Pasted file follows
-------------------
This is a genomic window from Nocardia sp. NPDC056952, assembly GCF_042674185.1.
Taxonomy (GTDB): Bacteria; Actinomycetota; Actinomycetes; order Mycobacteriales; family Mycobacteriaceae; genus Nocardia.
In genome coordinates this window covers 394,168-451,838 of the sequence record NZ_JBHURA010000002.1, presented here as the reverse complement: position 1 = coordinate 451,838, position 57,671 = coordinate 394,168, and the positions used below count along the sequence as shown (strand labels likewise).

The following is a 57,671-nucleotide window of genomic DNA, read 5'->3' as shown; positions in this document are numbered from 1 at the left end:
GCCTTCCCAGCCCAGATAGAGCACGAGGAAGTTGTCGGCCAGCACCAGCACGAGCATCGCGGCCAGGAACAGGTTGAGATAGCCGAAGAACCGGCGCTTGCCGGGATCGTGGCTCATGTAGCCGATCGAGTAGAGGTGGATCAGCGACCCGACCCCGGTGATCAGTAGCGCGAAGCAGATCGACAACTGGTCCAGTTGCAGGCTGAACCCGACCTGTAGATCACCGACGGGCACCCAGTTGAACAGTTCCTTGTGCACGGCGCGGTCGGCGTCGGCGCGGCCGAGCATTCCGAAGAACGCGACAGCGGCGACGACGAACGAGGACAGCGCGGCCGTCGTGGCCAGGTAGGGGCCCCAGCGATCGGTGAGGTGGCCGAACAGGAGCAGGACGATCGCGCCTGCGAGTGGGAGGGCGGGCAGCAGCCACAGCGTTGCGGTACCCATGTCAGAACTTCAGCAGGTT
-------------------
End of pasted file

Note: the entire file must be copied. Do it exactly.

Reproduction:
This is a genomic window from Nocardia sp. NPDC056952, assembly GCF_042674185.1.
Taxonomy (GTDB): Bacteria; Actinomycetota; Actinomycetes; order Mycobacteriales; family Mycobacteriaceae; genus Nocardia.
In genome coordinates this window covers 394,168-451,838 of the sequence record NZ_JBHURA010000002.1, presented here as the reverse complement: position 1 = coordinate 451,838, position 57,671 = coordinate 394,168, and the positions used below count along the sequence as shown (strand labels likewise).

The following is a 57,671-nucleotide window of genomic DNA, read 5'->3' as shown; positions in this document are numbered from 1 at the left end:
GCCTTCCCAGCCCAGATAGAGCACGAGGAAGTTGTCGGCCAGCACCAGCACGAGCATCGCGGCCAGGAACAGGTTGAGATAGCCGAAGAACCGGCGCTTGCCGGGATCGTGGCTCATGTAGCCGATCGAGTAGAGGTGGATCAGCGACCCGACCCCGGTGATCAGTAGCGCGAAGCAGATCGACAACTGGTCCAGTTGCAGGCTGAACCCGACCTGTAGATCACCGACGGGCACCCAGTTGAACAGTTCCTTGTGCACGGCGCGGTCGGCGTCGGCGCGGCCGAGCATTCCGAAGAACGCGACAGCGGCGACGACGAACGAGGACAGCGCGGCCGTCGTGGCCAGGTAGGGGCCCCAGCGATCGGTGAGGTGGCCGAACAGGAGCAGGACGATCGCGCCTGCGAGTGGGAGGGCGGGCAGCAGCCACAGCGTTGCGGTACCCATGTCAGAACTTCAGCAGGTT